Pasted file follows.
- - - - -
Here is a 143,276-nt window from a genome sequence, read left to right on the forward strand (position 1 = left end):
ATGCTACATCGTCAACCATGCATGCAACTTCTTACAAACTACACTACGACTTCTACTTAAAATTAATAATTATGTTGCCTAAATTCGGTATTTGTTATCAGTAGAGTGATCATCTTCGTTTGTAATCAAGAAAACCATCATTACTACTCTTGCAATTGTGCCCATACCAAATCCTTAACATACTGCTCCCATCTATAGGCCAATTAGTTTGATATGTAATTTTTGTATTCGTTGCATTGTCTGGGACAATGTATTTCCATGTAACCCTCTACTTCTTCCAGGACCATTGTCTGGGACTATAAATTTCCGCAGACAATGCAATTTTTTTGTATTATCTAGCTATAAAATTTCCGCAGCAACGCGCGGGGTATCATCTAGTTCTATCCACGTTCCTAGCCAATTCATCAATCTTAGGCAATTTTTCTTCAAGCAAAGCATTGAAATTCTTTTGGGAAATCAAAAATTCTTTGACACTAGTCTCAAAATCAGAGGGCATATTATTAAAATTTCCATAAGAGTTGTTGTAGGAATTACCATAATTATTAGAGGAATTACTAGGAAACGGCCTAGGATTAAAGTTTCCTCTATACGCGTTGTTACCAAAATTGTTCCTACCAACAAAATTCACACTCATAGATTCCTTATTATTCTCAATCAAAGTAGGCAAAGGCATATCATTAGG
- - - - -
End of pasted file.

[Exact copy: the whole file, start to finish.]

Here is a 143,276-nt window from a genome sequence, read left to right on the forward strand (position 1 = left end):
ATGCTACATCGTCAACCATGCATGCAACTTCTTACAAACTACACTACGACTTCTACTTAAAATTAATAATTATGTTGCCTAAATTCGGTATTTGTTATCAGTAGAGTGATCATCTTCGTTTGTAATCAAGAAAACCATCATTACTACTCTTGCAATTGTGCCCATACCAAATCCTTAACATACTGCTCCCATCTATAGGCCAATTAGTTTGATATGTAATTTTTGTATTCGTTGCATTGTCTGGGACAATGTATTTCCATGTAACCCTCTACTTCTTCCAGGACCATTGTCTGGGACTATAAATTTCCGCAGACAATGCAATTTTTTTGTATTATCTAGCTATAAAATTTCCGCAGCAACGCGCGGGGTATCATCTAGTTCTATCCACGTTCCTAGCCAATTCATCAATCTTAGGCAATTTTTCTTCAAGCAAAGCATTGAAATTCTTTTGGGAAATCAAAAATTCTTTGACACTAGTCTCAAAATCAGAGGGCATATTATTAAAATTTCCATAAGAGTTGTTGTAGGAATTACCATAATTATTAGAGGAATTACTAGGAAACGGCCTAGGATTAAAGTTTCCTCTATACGCGTTGTTACCAAAATTGTTCCTACCAACAAAATTCACACTCATAGATTCCTTATTATTCTCAATCAAAGTAGGCAAAGGCATATCATTAGG